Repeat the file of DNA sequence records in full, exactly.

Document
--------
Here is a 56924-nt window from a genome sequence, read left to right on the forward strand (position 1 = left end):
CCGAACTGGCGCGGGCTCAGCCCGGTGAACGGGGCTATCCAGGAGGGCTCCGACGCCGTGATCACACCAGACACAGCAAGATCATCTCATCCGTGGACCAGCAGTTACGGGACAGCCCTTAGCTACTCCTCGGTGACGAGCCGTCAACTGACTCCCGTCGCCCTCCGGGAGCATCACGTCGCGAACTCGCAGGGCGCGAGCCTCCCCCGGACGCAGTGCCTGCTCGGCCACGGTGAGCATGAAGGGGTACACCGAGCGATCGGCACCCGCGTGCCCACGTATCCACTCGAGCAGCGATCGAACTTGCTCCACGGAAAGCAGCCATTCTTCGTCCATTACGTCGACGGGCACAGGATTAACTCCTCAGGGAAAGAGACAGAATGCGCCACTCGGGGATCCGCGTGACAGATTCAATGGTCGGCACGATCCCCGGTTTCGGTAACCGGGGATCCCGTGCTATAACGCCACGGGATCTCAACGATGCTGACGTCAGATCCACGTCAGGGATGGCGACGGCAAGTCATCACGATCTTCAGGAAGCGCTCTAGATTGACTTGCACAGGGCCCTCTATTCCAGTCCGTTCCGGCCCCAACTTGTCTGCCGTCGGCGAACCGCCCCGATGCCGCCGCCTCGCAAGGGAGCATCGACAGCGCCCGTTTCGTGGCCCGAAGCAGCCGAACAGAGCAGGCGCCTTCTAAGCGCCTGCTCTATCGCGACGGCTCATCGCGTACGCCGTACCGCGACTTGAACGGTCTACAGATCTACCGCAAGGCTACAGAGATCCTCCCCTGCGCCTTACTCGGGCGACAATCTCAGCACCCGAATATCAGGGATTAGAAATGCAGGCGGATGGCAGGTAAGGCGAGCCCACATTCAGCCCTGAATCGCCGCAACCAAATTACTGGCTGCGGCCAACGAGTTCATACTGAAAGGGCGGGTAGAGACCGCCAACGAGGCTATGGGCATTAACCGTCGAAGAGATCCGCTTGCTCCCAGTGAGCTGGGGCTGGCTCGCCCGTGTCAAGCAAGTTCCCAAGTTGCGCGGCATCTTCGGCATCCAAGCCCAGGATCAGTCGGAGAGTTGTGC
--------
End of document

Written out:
Here is a 56924-nt window from a genome sequence, read left to right on the forward strand (position 1 = left end):
CCGAACTGGCGCGGGCTCAGCCCGGTGAACGGGGCTATCCAGGAGGGCTCCGACGCCGTGATCACACCAGACACAGCAAGATCATCTCATCCGTGGACCAGCAGTTACGGGACAGCCCTTAGCTACTCCTCGGTGACGAGCCGTCAACTGACTCCCGTCGCCCTCCGGGAGCATCACGTCGCGAACTCGCAGGGCGCGAGCCTCCCCCGGACGCAGTGCCTGCTCGGCCACGGTGAGCATGAAGGGGTACACCGAGCGATCGGCACCCGCGTGCCCACGTATCCACTCGAGCAGCGATCGAACTTGCTCCACGGAAAGCAGCCATTCTTCGTCCATTACGTCGACGGGCACAGGATTAACTCCTCAGGGAAAGAGACAGAATGCGCCACTCGGGGATCCGCGTGACAGATTCAATGGTCGGCACGATCCCCGGTTTCGGTAACCGGGGATCCCGTGCTATAACGCCACGGGATCTCAACGATGCTGACGTCAGATCCACGTCAGGGATGGCGACGGCAAGTCATCACGATCTTCAGGAAGCGCTCTAGATTGACTTGCACAGGGCCCTCTATTCCAGTCCGTTCCGGCCCCAACTTGTCTGCCGTCGGCGAACCGCCCCGATGCCGCCGCCTCGCAAGGGAGCATCGACAGCGCCCGTTTCGTGGCCCGAAGCAGCCGAACAGAGCAGGCGCCTTCTAAGCGCCTGCTCTATCGCGACGGCTCATCGCGTACGCCGTACCGCGACTTGAACGGTCTACAGATCTACCGCAAGGCTACAGAGATCCTCCCCTGCGCCTTACTCGGGCGACAATCTCAGCACCCGAATATCAGGGATTAGAAATGCAGGCGGATGGCAGGTAAGGCGAGCCCACATTCAGCCCTGAATCGCCGCAACCAAATTACTGGCTGCGGCCAACGAGTTCATACTGAAAGGGCGGGTAGAGACCGCCAACGAGGCTATGGGCATTAACCGTCGAAGAGATCCGCTTGCTCCCAGTGAGCTGGGGCTGGCTCGCCCGTGTCAAGCAAGTTCCCAAGTTGCGCGGCATCTTCGGCATCCAAGCCCAGGATCAGTCGGAGAGTTGTGC